For resistance management and good control of both white and gray mold, the following tank-mixes or fungicide rotations are recommended.
- Tank-mix or apply consecutively a formulation of thiophanate-methyl with iprodione. The top labeled rate of both fungicides should give good control when used in rotation while a tank-mix at a lower rate such as Rovral 4F or Nevado 4F at 1.5 pints/A with Topsin 4.5 FL or T-Methyl 4.5F AG at 20 to 30 oz/A should give good control when used as a combination in a two-spray program.
- Endura or Switch 62.5WG after an application of Topsin 4.5 FL + Rovral 4F or Omega 500F or tank-mix Endura with Topsin 4.5 FL (20 to 30 oz/A).
In any of the above fungicide programs, control can be increased by reducing irrigation during and after bloom and by timing irrigation so plants are wet less than 12 hours.
Bean mold sprays are often made with 20 to 22 gal water/A, but depending upon sprayer equipment, applications using a larger volume of water (up to 40 gal/A) may improve plant coverage. The pH of water used in the spray tank can have a critical effect on pesticides, including some fungicides, with generally negative effects from alkaline water. If the spray water pH is buffered to between 6 and 7, the efficacy of Topsin and Rovral should not be comprised with timely applications.
Spray timing is a critical factor for effective mold management. The fungicides labeled for use on snap bean mold should be applied at the beginning of flowering, prior to disease onset, regardless of curative or systemic activity. Mold spores infect senescing tissues, especially blossoms. It is recommended that the first spray be made at 10 percent bloom (when 10 percent of the plants have one open bloom). A second application should be made approximately 7 days later when growing highly susceptible bean varieties, there is greater disease pressure, or environmental conditions are conducive for mold development. Limited studies by OSU show a 2-spray program with a tank-mix (thiophanate-methyl plus iprodione) results in better control than a 1-spray program, and when a 1-spray program was examined for timing, spraying at 10% to 30% bloom was superior to a single spray one week later (petal fall). A 1-spray program runs the risk of greater pod infection if conditions are conducive for disease and sclerotia are present in the field or in a neighboring field. Avoid planting adjacent to or overlapping a field where a susceptible host had mold problems the previous season.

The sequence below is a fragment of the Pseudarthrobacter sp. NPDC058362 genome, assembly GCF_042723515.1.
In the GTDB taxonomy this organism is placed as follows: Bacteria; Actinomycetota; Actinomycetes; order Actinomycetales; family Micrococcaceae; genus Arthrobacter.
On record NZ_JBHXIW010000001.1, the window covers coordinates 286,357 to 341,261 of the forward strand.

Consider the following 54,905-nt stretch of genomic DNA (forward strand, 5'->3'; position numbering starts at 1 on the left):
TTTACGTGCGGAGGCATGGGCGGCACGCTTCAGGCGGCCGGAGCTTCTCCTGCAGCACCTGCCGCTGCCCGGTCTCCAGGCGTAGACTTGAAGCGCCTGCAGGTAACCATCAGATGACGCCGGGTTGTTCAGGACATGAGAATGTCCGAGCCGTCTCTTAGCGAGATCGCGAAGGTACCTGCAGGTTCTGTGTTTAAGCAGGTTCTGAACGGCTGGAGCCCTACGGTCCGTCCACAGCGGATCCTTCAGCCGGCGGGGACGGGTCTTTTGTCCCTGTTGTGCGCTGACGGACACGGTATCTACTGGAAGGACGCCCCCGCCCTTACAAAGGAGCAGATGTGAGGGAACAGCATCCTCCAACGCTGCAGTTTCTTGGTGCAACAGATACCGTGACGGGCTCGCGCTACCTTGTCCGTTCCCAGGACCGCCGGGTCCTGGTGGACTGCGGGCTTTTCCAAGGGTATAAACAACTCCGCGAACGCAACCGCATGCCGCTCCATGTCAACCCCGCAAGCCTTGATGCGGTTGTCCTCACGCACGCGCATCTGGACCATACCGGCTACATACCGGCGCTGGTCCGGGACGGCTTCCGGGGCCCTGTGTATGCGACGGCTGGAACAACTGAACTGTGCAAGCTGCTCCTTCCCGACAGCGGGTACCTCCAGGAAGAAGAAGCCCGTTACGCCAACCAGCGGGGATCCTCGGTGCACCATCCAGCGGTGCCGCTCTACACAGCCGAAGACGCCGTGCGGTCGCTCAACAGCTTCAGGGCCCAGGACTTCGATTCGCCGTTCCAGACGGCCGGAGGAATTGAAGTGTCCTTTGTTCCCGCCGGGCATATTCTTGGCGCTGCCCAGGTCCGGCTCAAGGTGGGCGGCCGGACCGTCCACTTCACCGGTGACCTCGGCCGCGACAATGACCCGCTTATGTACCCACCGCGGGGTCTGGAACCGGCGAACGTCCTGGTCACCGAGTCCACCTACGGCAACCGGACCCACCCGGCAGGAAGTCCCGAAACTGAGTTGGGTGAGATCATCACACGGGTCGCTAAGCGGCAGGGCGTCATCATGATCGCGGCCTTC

Thorough coverage of plants is essential for the protection of blossoms, pods, and foliage from mold infection. Sprayer droplet size will affect the distribution of fungicides within the canopy of snap bean plants. Nozzle droplet size is a function of the nozzle design, the size of the opening, and the operating pressure. Cone or hollow-cone nozzles produce small droplets, which increases the potential for spray drift. These nozzles are commonly used for applying pesticides where penetration and coverage are critical, but they can create a great deal of very small droplets that will not penetrate dense plant canopies. Extended-range flat-fan nozzles create smaller droplets in the higher end of their pressure operating range, but applicators should be sure not to exceed the upper pressure limit. Twin spray nozzles produce two flat-fan patterns, one angled forward and the other angled backward. Two designs are available: single tips with two openings, and modified caps that hold two individual nozzle tips. Air-induction nozzles are designed to work at higher pressure than other flat-fan nozzle designs. In the nozzle systems described, applications are made from above, but the whole surface of the bean plant (blossoms, pods, stems, and leaves) needs a coating of protective fungicide(s). Dropleg nozzles can get the spray down into the canopy.
Replace worn nozzles, calibrate sprayers, and go slowly enough with sufficient water for good spray coverage of your bean plants.
A fungicide program for bean mold management is effective only with good spray coverage.